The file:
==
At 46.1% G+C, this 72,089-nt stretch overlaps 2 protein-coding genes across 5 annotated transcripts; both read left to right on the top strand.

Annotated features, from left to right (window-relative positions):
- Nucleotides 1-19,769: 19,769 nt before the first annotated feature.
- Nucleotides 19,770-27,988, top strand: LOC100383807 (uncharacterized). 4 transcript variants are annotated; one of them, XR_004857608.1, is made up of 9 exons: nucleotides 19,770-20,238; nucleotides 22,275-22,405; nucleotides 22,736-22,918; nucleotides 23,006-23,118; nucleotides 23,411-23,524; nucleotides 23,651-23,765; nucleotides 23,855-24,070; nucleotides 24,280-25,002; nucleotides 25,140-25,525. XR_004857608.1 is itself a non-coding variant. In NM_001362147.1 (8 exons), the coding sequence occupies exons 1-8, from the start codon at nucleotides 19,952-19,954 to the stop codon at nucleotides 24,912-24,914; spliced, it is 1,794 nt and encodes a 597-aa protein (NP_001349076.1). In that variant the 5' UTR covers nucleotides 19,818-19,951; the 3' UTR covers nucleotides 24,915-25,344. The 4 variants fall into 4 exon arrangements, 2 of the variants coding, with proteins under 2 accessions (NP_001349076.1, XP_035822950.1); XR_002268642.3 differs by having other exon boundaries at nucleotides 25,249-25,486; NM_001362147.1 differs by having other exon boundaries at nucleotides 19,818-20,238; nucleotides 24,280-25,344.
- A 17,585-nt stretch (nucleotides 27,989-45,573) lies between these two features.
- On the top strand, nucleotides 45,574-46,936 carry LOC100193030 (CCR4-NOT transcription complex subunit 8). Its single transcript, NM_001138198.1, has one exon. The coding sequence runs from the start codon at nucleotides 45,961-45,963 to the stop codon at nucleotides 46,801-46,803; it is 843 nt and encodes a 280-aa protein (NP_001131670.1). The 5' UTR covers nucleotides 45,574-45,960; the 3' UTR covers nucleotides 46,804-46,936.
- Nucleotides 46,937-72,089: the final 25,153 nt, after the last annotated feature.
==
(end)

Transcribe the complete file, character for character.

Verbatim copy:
At 46.1% G+C, this 72,089-nt stretch overlaps 2 protein-coding genes across 5 annotated transcripts; both read left to right on the top strand.

Annotated features, from left to right (window-relative positions):
- Nucleotides 1-19,769: 19,769 nt before the first annotated feature.
- Nucleotides 19,770-27,988, top strand: LOC100383807 (uncharacterized). 4 transcript variants are annotated; one of them, XR_004857608.1, is made up of 9 exons: nucleotides 19,770-20,238; nucleotides 22,275-22,405; nucleotides 22,736-22,918; nucleotides 23,006-23,118; nucleotides 23,411-23,524; nucleotides 23,651-23,765; nucleotides 23,855-24,070; nucleotides 24,280-25,002; nucleotides 25,140-25,525. XR_004857608.1 is itself a non-coding variant. In NM_001362147.1 (8 exons), the coding sequence occupies exons 1-8, from the start codon at nucleotides 19,952-19,954 to the stop codon at nucleotides 24,912-24,914; spliced, it is 1,794 nt and encodes a 597-aa protein (NP_001349076.1). In that variant the 5' UTR covers nucleotides 19,818-19,951; the 3' UTR covers nucleotides 24,915-25,344. The 4 variants fall into 4 exon arrangements, 2 of the variants coding, with proteins under 2 accessions (NP_001349076.1, XP_035822950.1); XR_002268642.3 differs by having other exon boundaries at nucleotides 25,249-25,486; NM_001362147.1 differs by having other exon boundaries at nucleotides 19,818-20,238; nucleotides 24,280-25,344.
- A 17,585-nt stretch (nucleotides 27,989-45,573) lies between these two features.
- On the top strand, nucleotides 45,574-46,936 carry LOC100193030 (CCR4-NOT transcription complex subunit 8). Its single transcript, NM_001138198.1, has one exon. The coding sequence runs from the start codon at nucleotides 45,961-45,963 to the stop codon at nucleotides 46,801-46,803; it is 843 nt and encodes a 280-aa protein (NP_001131670.1). The 5' UTR covers nucleotides 45,574-45,960; the 3' UTR covers nucleotides 46,804-46,936.
- Nucleotides 46,937-72,089: the final 25,153 nt, after the last annotated feature.